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MEDLINE (1966 to July 2004), Cochrane Database of Systematic Reviews, plus hand search of reference lists.
Study selection and analysis:
The review included placebo controlled, double blind randomised controlled trials (RCTs) of drug therapy for the neuropsychiatric symptoms of dementia, and meta-analyses of such RCTs. Studies of drugs not available in the US or no longer in clinical use and studies of depressive symptoms alone were excluded.
Atypical antipsychotics: six RCTs, all of risperidone or olanzapine, met inclusion criteria. Four RCTs (1380 people) found that antipsychotic treatment improved neuropsychiatric symptoms compared with placebo (see http://www.ebmentalhealth.com/supplemental for table). However, improvements were often small, and risperidone and olanzapine have been reported to increase cerebrovascular events in people with dementia. Typical antipsychotics: two meta-analyses met inclusion criteria. One meta-analysis (seven RCTs; 252 people) found that typical antipsychotics reduced neuropsychiatric symptoms more than placebo (standardised effect size 0.18; p = 0.004). The second meta-analysis (five RCTs; 573 people) found that haloperidol reduced aggression compared with placebo, but did not improve behavioural symptoms overall, and increased withdrawal due to adverse events (OR 2.5, 95% CI 1.2 to 5.2). Cholinesterase inhibitors: two meta-analyses and six additional RCTs met inclusion criteria. The larger meta-analysis (16 RCTs; 5529 people) found a small improvement in Neuropsychiatric Inventory score with cholinesterase inhibitors (six RCTs; score range 0 to 120; mean improvement 1.72, 95% CI 0.87 to 2.57). However, this benefit was influenced by RCTs of metrifonate, which is not approved in the USA due to side effects. Cholinesterase inhibitors did not improve Alzheimer disease assessment scale non-cognitive score compared with placebo (score range 0 to 50; mean difference 0.03; 95% CI 0.00 to 0.05). Other treatments: RCTs failed to show consistent evidence of benefit of antidepressants (five RCTs), mood stabilisers (five RCTs), memantine (two RCTs), or benzodiazipines (one RCT) for the neuropsychiatric symptoms of dementia.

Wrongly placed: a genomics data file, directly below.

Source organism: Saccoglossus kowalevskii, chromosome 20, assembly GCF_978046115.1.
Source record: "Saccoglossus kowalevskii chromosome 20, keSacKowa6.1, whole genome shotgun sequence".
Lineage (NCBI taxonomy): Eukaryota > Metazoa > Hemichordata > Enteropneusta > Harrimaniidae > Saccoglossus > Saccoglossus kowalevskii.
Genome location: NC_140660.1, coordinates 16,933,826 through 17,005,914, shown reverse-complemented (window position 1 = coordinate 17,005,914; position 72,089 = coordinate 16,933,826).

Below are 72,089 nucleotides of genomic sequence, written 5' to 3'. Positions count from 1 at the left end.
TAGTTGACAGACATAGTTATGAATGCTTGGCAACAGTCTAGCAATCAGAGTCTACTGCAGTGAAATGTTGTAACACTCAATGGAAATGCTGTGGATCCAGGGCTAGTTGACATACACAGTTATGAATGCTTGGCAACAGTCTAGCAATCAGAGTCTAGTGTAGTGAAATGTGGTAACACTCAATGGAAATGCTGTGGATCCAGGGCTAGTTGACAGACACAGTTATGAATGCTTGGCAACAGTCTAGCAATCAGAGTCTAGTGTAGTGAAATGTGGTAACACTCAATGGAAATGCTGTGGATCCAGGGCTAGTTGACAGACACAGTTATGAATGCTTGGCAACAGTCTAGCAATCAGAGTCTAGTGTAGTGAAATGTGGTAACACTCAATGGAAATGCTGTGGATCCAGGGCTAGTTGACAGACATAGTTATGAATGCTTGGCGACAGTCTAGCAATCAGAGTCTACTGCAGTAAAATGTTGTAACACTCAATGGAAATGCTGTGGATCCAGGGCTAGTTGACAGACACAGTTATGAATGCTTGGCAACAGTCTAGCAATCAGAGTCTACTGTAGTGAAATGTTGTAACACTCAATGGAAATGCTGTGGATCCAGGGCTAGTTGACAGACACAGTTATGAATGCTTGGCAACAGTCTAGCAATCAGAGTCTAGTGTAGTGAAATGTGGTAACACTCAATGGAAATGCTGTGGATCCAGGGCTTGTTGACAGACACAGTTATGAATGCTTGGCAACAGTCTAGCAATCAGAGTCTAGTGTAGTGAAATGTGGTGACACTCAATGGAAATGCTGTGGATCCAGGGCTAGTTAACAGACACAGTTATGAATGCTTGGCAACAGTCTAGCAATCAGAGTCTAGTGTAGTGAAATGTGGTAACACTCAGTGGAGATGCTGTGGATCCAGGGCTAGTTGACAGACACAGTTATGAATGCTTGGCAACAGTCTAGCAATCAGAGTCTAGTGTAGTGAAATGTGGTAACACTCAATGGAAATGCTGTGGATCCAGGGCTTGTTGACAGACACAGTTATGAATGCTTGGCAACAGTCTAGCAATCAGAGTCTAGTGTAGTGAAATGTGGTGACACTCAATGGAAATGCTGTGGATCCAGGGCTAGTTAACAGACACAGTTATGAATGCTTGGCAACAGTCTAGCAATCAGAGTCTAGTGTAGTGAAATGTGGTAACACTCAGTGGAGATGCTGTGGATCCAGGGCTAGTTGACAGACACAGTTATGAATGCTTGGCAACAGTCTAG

Current evidence suggests that the most effective drug treatments for the neuropsychiatric symptoms of dementia are olanzapine and risperidone. However, the absolute benefits are small, and should be balanced against an increased risk of cerebrovascular adverse events.